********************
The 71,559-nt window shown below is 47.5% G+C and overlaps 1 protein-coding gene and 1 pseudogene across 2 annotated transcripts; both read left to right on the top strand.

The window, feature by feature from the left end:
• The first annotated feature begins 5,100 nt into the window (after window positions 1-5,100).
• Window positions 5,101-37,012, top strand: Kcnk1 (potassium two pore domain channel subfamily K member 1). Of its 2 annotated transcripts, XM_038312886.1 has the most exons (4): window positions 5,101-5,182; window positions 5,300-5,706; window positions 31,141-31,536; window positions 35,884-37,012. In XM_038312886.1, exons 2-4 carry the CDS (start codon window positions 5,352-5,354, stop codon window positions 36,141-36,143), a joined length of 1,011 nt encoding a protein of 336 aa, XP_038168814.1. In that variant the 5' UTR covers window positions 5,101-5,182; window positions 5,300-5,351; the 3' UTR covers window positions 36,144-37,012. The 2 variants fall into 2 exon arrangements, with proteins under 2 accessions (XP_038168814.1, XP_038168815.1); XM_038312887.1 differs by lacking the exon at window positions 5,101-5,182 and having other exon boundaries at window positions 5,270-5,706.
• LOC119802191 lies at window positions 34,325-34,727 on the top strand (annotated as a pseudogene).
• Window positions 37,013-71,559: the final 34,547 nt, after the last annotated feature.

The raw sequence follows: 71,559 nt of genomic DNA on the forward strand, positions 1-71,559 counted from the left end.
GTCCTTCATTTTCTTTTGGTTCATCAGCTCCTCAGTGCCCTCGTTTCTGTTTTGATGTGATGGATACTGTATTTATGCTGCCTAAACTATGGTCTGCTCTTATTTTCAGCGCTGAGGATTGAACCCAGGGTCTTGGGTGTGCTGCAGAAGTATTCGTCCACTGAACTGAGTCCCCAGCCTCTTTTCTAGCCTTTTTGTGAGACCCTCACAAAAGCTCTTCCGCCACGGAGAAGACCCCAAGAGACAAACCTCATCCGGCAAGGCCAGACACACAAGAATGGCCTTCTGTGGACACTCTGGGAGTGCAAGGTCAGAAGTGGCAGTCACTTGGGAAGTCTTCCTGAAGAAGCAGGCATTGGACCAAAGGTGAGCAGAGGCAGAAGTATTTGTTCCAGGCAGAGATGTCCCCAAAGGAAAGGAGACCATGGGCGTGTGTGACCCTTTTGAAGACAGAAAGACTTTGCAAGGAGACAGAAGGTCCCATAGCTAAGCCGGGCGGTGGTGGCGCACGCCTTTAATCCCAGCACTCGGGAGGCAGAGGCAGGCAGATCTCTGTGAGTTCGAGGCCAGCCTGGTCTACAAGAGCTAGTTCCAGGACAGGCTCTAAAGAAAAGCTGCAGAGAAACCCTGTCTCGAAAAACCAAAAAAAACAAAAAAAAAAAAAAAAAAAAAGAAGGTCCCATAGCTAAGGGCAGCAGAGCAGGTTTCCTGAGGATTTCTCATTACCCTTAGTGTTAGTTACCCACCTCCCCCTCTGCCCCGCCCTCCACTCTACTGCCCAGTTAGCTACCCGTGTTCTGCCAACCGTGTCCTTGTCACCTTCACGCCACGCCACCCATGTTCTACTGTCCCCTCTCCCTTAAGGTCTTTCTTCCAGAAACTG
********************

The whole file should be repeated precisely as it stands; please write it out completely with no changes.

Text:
The 71,559-nt window shown below is 47.5% G+C and overlaps 1 protein-coding gene and 1 pseudogene across 2 annotated transcripts; both read left to right on the top strand.

The window, feature by feature from the left end:
• The first annotated feature begins 5,100 nt into the window (after window positions 1-5,100).
• Window positions 5,101-37,012, top strand: Kcnk1 (potassium two pore domain channel subfamily K member 1). Of its 2 annotated transcripts, XM_038312886.1 has the most exons (4): window positions 5,101-5,182; window positions 5,300-5,706; window positions 31,141-31,536; window positions 35,884-37,012. In XM_038312886.1, exons 2-4 carry the CDS (start codon window positions 5,352-5,354, stop codon window positions 36,141-36,143), a joined length of 1,011 nt encoding a protein of 336 aa, XP_038168814.1. In that variant the 5' UTR covers window positions 5,101-5,182; window positions 5,300-5,351; the 3' UTR covers window positions 36,144-37,012. The 2 variants fall into 2 exon arrangements, with proteins under 2 accessions (XP_038168814.1, XP_038168815.1); XM_038312887.1 differs by lacking the exon at window positions 5,101-5,182 and having other exon boundaries at window positions 5,270-5,706.
• LOC119802191 lies at window positions 34,325-34,727 on the top strand (annotated as a pseudogene).
• Window positions 37,013-71,559: the final 34,547 nt, after the last annotated feature.

The raw sequence follows: 71,559 nt of genomic DNA on the forward strand, positions 1-71,559 counted from the left end.
GTCCTTCATTTTCTTTTGGTTCATCAGCTCCTCAGTGCCCTCGTTTCTGTTTTGATGTGATGGATACTGTATTTATGCTGCCTAAACTATGGTCTGCTCTTATTTTCAGCGCTGAGGATTGAACCCAGGGTCTTGGGTGTGCTGCAGAAGTATTCGTCCACTGAACTGAGTCCCCAGCCTCTTTTCTAGCCTTTTTGTGAGACCCTCACAAAAGCTCTTCCGCCACGGAGAAGACCCCAAGAGACAAACCTCATCCGGCAAGGCCAGACACACAAGAATGGCCTTCTGTGGACACTCTGGGAGTGCAAGGTCAGAAGTGGCAGTCACTTGGGAAGTCTTCCTGAAGAAGCAGGCATTGGACCAAAGGTGAGCAGAGGCAGAAGTATTTGTTCCAGGCAGAGATGTCCCCAAAGGAAAGGAGACCATGGGCGTGTGTGACCCTTTTGAAGACAGAAAGACTTTGCAAGGAGACAGAAGGTCCCATAGCTAAGCCGGGCGGTGGTGGCGCACGCCTTTAATCCCAGCACTCGGGAGGCAGAGGCAGGCAGATCTCTGTGAGTTCGAGGCCAGCCTGGTCTACAAGAGCTAGTTCCAGGACAGGCTCTAAAGAAAAGCTGCAGAGAAACCCTGTCTCGAAAAACCAAAAAAAACAAAAAAAAAAAAAAAAAAAAAGAAGGTCCCATAGCTAAGGGCAGCAGAGCAGGTTTCCTGAGGATTTCTCATTACCCTTAGTGTTAGTTACCCACCTCCCCCTCTGCCCCGCCCTCCACTCTACTGCCCAGTTAGCTACCCGTGTTCTGCCAACCGTGTCCTTGTCACCTTCACGCCACGCCACCCATGTTCTACTGTCCCCTCTCCCTTAAGGTCTTTCTTCCAGAAACTG